Ellen Waterston ranched for twenty years in the remote high desert of Eastern Oregon, but that experience didn't turn her into a recluse. Waterston is that unique breed of writer who can hone her craft in solitude and also herd other writers into schools, retreats, and conferences where they can share their knowledge. She has published award-winning poetry, essays, and short stories and founded two literary events, The Writing Ranch and The Nature of Words, which draw writers from around the nation.
"I typically get up in the morning and do some writing, and then go to The Nature of Words office," says Waterston. "I'm there for five or more hours until I come back home and work on more writing and editing."
Although Waterston left the ranch to move to Bend in the 1980s, life in the wide open spaces never left her. She recently published her second collection of Between Desert Seasons, which is a finalist for the Eric Hoffer Award in Poetry.
"I get a lot of inspiration from the high desert landscape in the poetry and the essays" explains Waterston. "I'm also interested in the underbelly of the kind myths of the ranching west. So I work the landscape a couple of ways."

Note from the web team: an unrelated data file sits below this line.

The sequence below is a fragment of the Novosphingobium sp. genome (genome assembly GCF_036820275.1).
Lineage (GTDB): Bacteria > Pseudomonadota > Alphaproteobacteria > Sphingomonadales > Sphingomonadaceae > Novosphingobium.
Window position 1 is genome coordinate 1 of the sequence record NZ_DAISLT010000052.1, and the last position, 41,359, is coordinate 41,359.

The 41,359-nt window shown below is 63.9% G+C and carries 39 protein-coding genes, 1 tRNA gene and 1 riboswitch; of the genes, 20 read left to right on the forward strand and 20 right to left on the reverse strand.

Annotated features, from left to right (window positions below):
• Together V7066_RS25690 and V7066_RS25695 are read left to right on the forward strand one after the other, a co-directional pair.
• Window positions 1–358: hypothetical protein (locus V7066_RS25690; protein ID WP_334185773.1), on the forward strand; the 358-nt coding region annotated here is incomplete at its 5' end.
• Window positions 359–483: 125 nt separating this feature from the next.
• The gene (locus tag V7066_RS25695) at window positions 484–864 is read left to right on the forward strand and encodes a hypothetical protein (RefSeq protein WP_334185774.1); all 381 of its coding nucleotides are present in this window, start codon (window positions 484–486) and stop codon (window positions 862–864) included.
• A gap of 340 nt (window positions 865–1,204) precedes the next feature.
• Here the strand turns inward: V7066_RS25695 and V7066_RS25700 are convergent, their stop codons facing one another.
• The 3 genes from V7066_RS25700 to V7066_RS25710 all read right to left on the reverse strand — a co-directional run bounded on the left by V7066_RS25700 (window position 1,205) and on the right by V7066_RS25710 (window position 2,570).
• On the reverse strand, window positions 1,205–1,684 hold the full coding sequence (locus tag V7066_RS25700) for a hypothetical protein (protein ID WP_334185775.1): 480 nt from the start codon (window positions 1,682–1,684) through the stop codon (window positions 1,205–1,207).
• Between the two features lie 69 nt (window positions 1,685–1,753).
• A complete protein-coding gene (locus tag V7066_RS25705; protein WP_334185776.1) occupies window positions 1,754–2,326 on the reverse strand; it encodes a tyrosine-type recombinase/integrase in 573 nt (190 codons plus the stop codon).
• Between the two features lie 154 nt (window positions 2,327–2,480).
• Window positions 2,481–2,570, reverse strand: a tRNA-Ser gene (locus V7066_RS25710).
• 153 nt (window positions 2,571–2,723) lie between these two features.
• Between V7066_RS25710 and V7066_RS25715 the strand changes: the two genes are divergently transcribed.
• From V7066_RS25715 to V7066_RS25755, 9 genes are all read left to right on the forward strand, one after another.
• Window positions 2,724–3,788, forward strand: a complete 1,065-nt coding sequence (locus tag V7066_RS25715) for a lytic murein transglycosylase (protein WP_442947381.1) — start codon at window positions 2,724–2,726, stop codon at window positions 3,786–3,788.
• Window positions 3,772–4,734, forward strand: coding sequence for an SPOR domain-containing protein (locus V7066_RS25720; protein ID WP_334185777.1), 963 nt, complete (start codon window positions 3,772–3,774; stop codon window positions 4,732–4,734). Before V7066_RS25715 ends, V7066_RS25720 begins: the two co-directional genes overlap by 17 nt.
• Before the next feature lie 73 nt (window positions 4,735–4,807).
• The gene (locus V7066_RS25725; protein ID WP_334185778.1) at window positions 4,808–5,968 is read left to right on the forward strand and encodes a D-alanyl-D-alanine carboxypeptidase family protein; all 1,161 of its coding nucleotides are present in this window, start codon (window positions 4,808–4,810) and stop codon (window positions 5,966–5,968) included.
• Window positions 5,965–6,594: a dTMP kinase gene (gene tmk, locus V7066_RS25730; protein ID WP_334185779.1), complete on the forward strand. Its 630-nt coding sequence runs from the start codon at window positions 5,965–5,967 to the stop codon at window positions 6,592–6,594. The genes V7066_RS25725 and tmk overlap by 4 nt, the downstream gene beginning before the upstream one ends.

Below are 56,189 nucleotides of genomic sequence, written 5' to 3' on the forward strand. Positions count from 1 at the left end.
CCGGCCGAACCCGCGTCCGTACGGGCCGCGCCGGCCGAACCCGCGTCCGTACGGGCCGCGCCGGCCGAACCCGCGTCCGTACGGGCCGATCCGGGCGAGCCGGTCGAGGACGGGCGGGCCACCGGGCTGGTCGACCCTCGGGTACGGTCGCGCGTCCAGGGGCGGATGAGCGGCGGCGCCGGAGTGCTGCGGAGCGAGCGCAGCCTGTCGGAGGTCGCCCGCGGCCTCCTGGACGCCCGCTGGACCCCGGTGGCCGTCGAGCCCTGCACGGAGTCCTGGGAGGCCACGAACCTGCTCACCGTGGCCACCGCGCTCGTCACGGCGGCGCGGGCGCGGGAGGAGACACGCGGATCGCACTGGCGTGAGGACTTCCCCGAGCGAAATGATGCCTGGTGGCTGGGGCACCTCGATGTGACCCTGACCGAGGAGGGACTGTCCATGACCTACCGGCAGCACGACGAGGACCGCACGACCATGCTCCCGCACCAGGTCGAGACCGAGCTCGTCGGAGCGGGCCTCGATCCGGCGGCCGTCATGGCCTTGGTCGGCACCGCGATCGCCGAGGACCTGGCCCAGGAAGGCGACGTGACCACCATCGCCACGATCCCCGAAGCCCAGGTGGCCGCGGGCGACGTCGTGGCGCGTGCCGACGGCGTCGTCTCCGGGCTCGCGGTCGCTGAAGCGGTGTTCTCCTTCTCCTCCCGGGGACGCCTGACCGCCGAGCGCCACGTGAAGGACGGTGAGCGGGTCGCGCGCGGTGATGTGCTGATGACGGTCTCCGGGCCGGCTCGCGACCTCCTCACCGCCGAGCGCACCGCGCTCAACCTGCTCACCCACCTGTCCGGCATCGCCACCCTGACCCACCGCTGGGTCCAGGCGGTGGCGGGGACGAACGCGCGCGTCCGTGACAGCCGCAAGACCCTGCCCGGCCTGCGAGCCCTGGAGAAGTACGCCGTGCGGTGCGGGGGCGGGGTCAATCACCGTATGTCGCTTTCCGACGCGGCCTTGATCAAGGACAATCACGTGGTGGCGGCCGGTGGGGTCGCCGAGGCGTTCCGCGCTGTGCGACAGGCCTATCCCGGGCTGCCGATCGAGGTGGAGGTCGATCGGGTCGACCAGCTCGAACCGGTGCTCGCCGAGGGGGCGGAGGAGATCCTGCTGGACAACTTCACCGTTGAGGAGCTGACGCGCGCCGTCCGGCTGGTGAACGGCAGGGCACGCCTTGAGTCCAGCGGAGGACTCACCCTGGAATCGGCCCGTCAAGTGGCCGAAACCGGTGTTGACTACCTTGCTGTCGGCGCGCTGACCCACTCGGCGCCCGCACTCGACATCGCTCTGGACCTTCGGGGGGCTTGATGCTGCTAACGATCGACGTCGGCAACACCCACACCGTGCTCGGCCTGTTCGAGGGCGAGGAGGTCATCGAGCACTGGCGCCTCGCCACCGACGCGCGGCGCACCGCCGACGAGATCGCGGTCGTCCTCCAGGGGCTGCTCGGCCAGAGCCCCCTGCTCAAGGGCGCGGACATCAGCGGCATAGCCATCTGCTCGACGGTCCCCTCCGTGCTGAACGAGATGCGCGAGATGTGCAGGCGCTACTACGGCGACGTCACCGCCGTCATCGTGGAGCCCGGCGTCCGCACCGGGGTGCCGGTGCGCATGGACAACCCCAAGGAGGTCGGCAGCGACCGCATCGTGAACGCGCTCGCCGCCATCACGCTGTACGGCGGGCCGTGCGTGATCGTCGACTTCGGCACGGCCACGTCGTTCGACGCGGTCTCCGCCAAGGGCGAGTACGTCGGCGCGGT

According to Waterston, the grant that she received from the Oregon Arts Commission came at the just right time. She combined it with a writing residency award that she received from the Island Institute to spend the month of April in Sitka, Alaska completing a latest book of essays.
The Nature of Words organization, which Waterston directs, holds an annual literary celebration every November in which eight guest authors do workshops, readings, and panel discussions. The organization also sponsors a writing competition for high school and college students and recognizes the winners with awards.
The Nature of Words recently started a creative writer in the schools program. Writers from Central Oregon work with students, including At-Risk youth. In June, the organization will also hold a writing workshop at the Deer Ridge Correctional Institution in Madras.
"When the writing workshops begin, I try to structure my writing around them," says Waterston. "The trick is to keep that writing discipline going in the face of the tsunami of business and work and other daily distractions. It's like any muscle. If you don't flex it, it gets flabby."
Waterston's Writing Ranch is more low key. Every summer she takes writers to an isolated ranch in the high desert where they dig into their craft.
"The Writing Ranch takes place 80 miles from Bend and 40 miles of dirt road after that," remarks Waterston. "I want them where their cell phones don't work. Then they can really concentrate."